Set "Turn screen off when inactive for" to "Never".
Or possibly that has been randomly renamed again:
Set "Settings / Power / Power Settings" to "Never".
- 5: Stop GNOME from blocking XScreenSaver's "systemd" integration:
sudo systemctl --user mask gsd-screensaver-proxy.serviceWithout the above, video players will not be able to tell XScreenSaver not to blank the screen while videos are playing, and the screen will not auto-lock when you close your laptop's lid.
After running that command, reboot. Yes, you have to reboot; it won't let you simply stop the service. Logging out won't do it either.
- 1: Turn off KDE's screen saver.
- Open the "Control Center" and select the
"Appearance & Themes / Screensaver" page. Un-check
Or possibly: Open "System Settings" and select "Screen Locking". Un-check "Lock Screen Automatically".
- 2: Find your Autostart directory.
- Open the "System Administration / Paths" page, and see
what your "Autostart path" is set to: it will probably be
something like ~/.kde/Autostart/ or ~/.config/autostart/
If that doesn't work, then try this:
Open "System Settings / Startup/Shutdown / Autostart", and then add "/usr/bin/xscreensaver".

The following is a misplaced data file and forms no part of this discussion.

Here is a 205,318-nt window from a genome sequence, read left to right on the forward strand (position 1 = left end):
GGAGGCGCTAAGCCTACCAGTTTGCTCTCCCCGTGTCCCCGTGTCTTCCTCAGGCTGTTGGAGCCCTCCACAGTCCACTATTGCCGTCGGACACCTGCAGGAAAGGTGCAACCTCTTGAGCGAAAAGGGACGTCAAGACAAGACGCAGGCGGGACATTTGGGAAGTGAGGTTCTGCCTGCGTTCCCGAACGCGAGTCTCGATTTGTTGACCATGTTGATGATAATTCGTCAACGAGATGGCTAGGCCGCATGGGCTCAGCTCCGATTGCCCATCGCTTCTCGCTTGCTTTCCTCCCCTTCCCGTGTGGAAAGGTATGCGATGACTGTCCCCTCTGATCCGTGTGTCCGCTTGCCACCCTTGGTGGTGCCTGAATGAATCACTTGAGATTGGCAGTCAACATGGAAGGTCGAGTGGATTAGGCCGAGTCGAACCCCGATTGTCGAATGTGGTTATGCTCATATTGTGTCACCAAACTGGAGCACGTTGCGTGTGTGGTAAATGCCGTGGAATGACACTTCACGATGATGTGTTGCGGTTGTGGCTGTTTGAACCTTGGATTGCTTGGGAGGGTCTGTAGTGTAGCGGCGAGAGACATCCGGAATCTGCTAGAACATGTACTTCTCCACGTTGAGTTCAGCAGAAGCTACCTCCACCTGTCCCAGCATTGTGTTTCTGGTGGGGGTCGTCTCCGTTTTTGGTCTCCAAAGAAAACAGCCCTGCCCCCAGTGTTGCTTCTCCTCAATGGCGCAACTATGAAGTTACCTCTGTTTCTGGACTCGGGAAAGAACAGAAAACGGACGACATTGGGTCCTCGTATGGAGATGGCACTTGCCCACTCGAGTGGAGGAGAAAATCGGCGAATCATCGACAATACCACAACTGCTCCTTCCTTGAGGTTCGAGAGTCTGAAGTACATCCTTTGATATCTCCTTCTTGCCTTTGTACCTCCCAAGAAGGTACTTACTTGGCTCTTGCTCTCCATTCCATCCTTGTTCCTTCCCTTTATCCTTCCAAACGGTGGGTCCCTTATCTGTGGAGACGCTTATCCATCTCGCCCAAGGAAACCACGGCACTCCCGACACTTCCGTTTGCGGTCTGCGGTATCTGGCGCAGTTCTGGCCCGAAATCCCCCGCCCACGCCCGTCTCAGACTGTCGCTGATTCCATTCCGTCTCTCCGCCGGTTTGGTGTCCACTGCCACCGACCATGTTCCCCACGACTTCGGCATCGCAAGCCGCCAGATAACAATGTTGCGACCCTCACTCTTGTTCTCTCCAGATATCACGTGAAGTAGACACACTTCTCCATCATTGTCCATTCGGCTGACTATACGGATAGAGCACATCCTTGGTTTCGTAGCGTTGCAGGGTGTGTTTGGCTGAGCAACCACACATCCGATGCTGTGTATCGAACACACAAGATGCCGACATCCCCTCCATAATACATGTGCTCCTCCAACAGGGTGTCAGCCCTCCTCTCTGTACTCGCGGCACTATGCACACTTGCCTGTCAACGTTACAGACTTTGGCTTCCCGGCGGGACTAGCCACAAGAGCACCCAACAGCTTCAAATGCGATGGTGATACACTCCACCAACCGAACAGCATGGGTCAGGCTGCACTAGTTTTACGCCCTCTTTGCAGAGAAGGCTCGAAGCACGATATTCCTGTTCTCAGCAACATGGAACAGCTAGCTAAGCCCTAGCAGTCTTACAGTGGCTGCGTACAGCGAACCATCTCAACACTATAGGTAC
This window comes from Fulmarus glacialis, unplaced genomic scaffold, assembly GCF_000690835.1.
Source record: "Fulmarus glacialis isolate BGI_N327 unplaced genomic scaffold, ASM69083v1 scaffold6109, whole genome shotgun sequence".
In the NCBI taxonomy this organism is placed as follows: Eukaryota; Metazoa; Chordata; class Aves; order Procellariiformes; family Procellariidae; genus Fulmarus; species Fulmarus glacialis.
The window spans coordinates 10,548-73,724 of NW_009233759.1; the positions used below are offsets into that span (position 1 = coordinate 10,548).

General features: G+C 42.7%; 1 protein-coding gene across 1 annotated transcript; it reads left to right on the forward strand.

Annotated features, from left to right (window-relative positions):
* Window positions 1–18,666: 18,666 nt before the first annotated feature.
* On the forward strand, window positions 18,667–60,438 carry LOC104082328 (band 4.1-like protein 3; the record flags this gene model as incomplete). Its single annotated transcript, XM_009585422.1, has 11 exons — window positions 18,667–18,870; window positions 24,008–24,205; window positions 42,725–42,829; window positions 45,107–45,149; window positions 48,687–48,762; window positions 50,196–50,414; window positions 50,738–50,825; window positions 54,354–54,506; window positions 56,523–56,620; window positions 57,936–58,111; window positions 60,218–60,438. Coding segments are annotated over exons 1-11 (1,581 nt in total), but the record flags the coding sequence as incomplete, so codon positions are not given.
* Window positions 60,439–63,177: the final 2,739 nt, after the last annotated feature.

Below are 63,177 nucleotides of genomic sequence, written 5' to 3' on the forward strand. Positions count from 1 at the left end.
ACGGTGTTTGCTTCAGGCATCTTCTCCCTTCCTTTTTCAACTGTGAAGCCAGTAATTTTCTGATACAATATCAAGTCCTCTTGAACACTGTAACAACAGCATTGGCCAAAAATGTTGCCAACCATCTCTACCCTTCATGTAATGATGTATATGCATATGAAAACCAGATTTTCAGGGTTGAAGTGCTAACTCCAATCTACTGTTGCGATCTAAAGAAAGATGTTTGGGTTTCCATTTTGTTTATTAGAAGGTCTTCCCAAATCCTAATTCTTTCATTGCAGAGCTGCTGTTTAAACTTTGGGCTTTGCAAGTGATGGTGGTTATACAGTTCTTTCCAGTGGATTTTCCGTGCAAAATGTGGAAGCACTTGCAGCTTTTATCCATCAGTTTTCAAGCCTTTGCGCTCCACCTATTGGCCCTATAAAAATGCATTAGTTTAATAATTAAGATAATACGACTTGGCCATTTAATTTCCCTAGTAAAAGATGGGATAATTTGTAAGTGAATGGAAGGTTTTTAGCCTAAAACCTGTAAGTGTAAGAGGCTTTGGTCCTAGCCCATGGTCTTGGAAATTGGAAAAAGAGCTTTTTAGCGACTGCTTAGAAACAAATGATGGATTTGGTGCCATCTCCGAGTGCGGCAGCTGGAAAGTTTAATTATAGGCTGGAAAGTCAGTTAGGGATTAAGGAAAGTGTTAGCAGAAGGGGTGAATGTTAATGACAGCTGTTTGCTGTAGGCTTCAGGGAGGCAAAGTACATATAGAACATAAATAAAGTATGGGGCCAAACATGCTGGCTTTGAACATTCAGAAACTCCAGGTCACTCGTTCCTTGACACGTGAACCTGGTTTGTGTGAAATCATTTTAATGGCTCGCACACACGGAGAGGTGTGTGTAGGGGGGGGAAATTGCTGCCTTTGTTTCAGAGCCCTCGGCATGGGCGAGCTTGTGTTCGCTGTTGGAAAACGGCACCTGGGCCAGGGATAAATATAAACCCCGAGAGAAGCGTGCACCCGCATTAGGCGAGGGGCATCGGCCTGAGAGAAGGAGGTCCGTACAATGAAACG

If you are lucky, that will create a "xscreensaver.desktop" file for you in ~/.config/autostart/ or ~/.kde/Autostart/.
- 3: Make XScreenSaver be an Autostart program.
- If it does not already exist, create a file in your autostart directory
called xscreensaver.desktop that contains the following six lines:
[Desktop Entry] Exec=xscreensaver Name=XScreenSaver Type=Application StartupNotify=false X-KDE-StartupNotify=false
- 4: Make the various "lock session" buttons call XScreenSaver.
- The file you want to replace next has moved around over the years. It
might be called /usr/libexec/kde4/kscreenlocker, or it might be
called "kdesktop_lock" or "krunner_lock"
or "kscreenlocker_greet", and it might be in
/usr/lib/kde4/libexec/ or in /usr/kde/3.5/bin/ or even in
/usr/bin/, depending on the distro and phase of the moon. Replace
the contents of that file with these two lines:
#!/bin/sh xscreensaver-command --lockMake sure the file is executable (chmod a+x).
- 5: Stop KDE from blocking XScreenSaver's "systemd" integration:
- You must arrange for KDE's ksmserver(1) daemon to be launched with
the command line switch --no-lockscreen.
One way to accomplish that is to edit the startkde(1) script in /usr/bin/ by hand, then log out and log back in. Another way would be to wrap the ksmserver program:
mv /usr/bin/ksmserver /usr/bin/ksmserver-origand replace /usr/bin/ksmserver with:
#!/bin/sh ksmserver-orig --no-lockscreenEither change will, of course, get blown away the next time your system upgrades KDE.
Instead of being in /usr/bin/, the ksmserver program might be in /usr/lib/ or usr/lib*/libexec/ or usr/lib/*/libexec/ or somewhere else, depending on your distro.
But without this, video players will not be able to tell XScreenSaver not to blank the screen while videos are playing, and the screen will not auto-lock when you close your laptop's lid.